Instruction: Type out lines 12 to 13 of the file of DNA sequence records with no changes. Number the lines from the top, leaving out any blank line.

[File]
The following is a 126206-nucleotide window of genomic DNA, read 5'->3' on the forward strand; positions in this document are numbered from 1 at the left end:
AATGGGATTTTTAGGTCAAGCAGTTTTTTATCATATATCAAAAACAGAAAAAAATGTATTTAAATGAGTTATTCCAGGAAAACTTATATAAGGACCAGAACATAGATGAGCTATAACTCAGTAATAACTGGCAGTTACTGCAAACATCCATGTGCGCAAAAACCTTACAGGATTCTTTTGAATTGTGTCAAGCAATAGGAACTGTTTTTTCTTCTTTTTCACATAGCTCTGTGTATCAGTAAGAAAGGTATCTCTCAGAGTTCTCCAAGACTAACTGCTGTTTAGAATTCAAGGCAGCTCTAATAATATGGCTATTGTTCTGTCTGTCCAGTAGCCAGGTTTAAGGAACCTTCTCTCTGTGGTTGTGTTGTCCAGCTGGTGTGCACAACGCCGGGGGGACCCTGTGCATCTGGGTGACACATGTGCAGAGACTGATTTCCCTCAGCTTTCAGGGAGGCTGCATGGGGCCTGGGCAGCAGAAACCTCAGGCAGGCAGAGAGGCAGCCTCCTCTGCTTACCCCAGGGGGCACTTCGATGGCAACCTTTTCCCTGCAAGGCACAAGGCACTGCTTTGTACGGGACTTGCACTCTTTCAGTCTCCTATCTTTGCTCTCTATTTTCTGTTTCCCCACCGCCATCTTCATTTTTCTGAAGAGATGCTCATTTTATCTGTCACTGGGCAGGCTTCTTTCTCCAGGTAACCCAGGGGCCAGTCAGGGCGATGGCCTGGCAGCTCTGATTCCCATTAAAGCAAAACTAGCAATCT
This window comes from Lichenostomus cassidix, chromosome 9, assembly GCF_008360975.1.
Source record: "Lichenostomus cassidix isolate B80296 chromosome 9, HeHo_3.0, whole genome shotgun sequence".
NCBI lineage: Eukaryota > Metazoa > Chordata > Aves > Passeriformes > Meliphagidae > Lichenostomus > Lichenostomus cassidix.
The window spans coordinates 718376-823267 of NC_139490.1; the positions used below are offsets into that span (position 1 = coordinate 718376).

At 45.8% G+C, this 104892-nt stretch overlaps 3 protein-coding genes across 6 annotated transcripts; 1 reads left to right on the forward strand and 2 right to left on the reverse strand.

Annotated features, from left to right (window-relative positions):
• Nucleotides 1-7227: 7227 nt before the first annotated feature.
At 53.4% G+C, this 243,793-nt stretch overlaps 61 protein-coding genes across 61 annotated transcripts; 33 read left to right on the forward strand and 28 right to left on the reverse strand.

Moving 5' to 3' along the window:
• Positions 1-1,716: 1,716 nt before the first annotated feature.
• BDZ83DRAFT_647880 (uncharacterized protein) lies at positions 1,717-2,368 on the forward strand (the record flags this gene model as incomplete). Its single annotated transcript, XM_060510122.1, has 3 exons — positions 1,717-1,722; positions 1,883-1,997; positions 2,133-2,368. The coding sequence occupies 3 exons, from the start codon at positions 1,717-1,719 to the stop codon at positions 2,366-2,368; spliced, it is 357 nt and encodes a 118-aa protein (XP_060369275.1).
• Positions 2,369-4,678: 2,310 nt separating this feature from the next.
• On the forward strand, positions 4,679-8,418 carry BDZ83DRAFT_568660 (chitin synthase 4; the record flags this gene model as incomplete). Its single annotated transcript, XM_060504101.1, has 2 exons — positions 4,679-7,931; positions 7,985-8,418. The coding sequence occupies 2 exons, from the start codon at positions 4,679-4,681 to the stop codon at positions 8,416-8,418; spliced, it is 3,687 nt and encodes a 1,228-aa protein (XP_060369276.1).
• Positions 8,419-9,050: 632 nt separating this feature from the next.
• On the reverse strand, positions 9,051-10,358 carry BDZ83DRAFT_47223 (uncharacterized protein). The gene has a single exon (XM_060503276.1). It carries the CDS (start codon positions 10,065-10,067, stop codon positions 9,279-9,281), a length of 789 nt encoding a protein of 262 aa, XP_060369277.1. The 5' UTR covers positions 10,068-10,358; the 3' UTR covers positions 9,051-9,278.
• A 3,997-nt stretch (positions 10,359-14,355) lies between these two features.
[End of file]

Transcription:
• Positions 1-1,716: 1,716 nt before the first annotated feature.
• BDZ83DRAFT_647880 (uncharacterized protein) lies at positions 1,717-2,368 on the forward strand (the record flags this gene model as incomplete). Its single annotated transcript, XM_060510122.1, has 3 exons — positions 1,717-1,722; positions 1,883-1,997; positions 2,133-2,368. The coding sequence occupies 3 exons, from the start codon at positions 1,717-1,719 to the stop codon at positions 2,366-2,368; spliced, it is 357 nt and encodes a 118-aa protein (XP_060369275.1).